• united84united84 Registered Users Posts: 832
    What a good way to destroy a classic.
  • KrunchKrunch Junior Member Registered Users Posts: 4,522
    While undoubtedly there were indo-europeans in part of "china" as we know it today(namely the Tarim basin), I find it doubtful that they got to China Proper or that they became such an important part of the eastern world as this is trying to imply.
  • NykyusNykyus Registered Users Posts: 64
    edited August 2020
    About Wusun Wikipedia clearly speaks as about the Indo-Europeans https://en.wikipedia.org/wiki/Wusun The Soviet orientalist Gumilev was more cautious, writing about them as Caucasians (race, not language) https://en.wikipedia.org/wiki/Xirong.

    Although by the time of the three kingdoms, all of them were almost completely subdued and probably assimilated, except for the Wusun tribe

    Post edited by Nykyus on
  • NykyusNykyus Registered Users Posts: 64
    The Xiongnu were of a European race. Rug from Noin-Ula

    Pazyryk culture of Altai. The Pazyryk culture probably belonged to the Yuezhi, exiled by the Xiongnu from Central Asia.

  • NykyusNykyus Registered Users Posts: 64
    A warrior from Pazyryk. Reconstruction

    Maybe the Scythians saw the last representatives of the extinct deer, megaloceros? Because their culture is saturated with images of these animals, or there is some tradition left.

  • NykyusNykyus Registered Users Posts: 64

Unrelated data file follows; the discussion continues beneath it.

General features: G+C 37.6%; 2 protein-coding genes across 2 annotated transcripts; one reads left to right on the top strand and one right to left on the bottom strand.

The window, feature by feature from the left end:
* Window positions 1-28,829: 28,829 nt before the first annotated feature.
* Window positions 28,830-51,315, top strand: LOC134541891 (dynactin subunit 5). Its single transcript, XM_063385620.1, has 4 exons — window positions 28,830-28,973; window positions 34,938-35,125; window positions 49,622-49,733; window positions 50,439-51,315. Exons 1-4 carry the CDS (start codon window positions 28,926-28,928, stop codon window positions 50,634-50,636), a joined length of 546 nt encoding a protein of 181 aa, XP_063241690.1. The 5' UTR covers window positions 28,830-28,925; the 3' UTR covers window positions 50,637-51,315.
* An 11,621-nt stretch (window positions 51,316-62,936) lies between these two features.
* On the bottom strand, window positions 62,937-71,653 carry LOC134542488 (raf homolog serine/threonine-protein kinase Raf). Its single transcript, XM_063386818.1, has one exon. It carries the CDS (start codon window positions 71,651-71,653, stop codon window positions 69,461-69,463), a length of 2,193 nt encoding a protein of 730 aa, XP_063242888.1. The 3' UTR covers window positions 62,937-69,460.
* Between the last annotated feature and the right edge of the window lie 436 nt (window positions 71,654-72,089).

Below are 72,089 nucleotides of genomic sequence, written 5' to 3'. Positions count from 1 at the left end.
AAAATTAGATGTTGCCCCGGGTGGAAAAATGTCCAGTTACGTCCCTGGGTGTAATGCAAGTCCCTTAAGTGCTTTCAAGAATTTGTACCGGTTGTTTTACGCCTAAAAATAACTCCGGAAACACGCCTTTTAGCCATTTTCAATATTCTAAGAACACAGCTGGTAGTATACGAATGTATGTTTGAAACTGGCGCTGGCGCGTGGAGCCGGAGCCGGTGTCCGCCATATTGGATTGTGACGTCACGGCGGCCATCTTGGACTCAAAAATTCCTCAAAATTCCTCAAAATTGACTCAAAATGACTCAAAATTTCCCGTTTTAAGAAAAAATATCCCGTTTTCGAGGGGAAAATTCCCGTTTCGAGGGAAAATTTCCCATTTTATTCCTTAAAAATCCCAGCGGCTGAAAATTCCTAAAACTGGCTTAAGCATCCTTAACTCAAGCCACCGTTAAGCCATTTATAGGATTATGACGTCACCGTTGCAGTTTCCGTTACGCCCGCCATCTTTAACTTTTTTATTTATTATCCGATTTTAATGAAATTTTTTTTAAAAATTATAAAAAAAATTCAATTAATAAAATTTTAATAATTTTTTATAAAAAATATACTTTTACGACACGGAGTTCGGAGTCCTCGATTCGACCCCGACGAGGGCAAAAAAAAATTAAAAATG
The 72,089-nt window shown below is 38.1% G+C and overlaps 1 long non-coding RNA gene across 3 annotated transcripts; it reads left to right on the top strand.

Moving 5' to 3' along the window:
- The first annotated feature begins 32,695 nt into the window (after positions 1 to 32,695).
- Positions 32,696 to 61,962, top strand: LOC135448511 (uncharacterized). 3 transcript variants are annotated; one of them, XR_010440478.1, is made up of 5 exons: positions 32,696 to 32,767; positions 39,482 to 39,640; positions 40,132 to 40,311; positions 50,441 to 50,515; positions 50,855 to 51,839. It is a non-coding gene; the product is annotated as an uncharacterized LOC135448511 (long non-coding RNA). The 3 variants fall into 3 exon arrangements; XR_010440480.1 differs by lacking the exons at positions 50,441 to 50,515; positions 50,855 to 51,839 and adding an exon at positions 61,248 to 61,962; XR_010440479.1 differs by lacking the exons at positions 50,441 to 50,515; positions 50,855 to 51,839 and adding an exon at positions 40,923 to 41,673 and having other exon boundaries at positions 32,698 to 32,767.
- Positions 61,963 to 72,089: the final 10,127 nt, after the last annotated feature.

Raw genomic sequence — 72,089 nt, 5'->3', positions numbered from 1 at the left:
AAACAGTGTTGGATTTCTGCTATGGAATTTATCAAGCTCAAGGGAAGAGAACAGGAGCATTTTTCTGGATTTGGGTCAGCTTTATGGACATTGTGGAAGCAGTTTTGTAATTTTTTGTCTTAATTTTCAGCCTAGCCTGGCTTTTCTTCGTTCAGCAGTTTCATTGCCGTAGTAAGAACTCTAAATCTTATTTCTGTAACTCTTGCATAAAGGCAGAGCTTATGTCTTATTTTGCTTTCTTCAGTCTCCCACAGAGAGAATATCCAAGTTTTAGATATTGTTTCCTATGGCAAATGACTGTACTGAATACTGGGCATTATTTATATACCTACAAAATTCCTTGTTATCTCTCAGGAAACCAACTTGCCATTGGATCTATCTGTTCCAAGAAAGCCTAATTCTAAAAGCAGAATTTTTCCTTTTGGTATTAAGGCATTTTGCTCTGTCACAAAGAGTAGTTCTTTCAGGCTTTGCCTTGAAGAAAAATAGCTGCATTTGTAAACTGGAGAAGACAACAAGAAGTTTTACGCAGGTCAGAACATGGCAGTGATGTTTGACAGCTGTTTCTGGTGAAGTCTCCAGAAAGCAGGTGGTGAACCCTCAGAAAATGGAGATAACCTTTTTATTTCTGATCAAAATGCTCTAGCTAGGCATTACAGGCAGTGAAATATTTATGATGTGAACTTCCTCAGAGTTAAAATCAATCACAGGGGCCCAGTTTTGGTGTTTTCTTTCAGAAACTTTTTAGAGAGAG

edited August 2020
    Gumilev reported that the Uyghurs come from the Zhun tribe, the Chidi (Red Di). And I saw this text in the translated ancient Chinese chronicle. However, the Uyghurs did not yet stand out from the General crowd of related tribes. They were called Gaoju. in another way, and most likely they called themselves Tele https://en.wikipedia.org/wiki/Tiele_people.
  • IchonIchon Senior Member Registered Users Posts: 5,221
    edited August 2020
    LIkely this thread will be closed but saying what ancient peoples were by current definitions is wrong in the first place as they didn't think of themselves as moderns do and secondly, we don't know enough.

    Most genetic studies on ancient populations are going from only 2-4 samples from elite burials that survived or guessing at admixtures by studying the current population which had a further 3,000 years of genetic mixing and assimilation.

    Best guess is some Tolcharians or Scythians from Volga/Irtysh river basins that were of heavier Indo-European ancestry married into or conquered some tribes that moved east but these people would still be hugely varied genetically and look more Turkic than anything else. There are no pure genetic peoples since the last ice age 10,000 years ago, and probably even before that, aside from the 'narrowing' when human populations declined to a few 100s.

    All genetic studies which examine haplogroups and mitochondrial DNA show that even within a similar population there are 100s of variations showing that mixing was a frequent and steady occurrence over thousands of years.

    Turkic remnant populations in central Asia show wide variance from 20-70% Indo-European and 10-30% East Asian with the majority 30-90% being a Uralic/Siberian/Turkic mix which has existed in that region of the world since humans arrived on the last ice age.
    YouTube, it takes over your mind and guides you to strange places like tutorials on how to talk to a giraffe.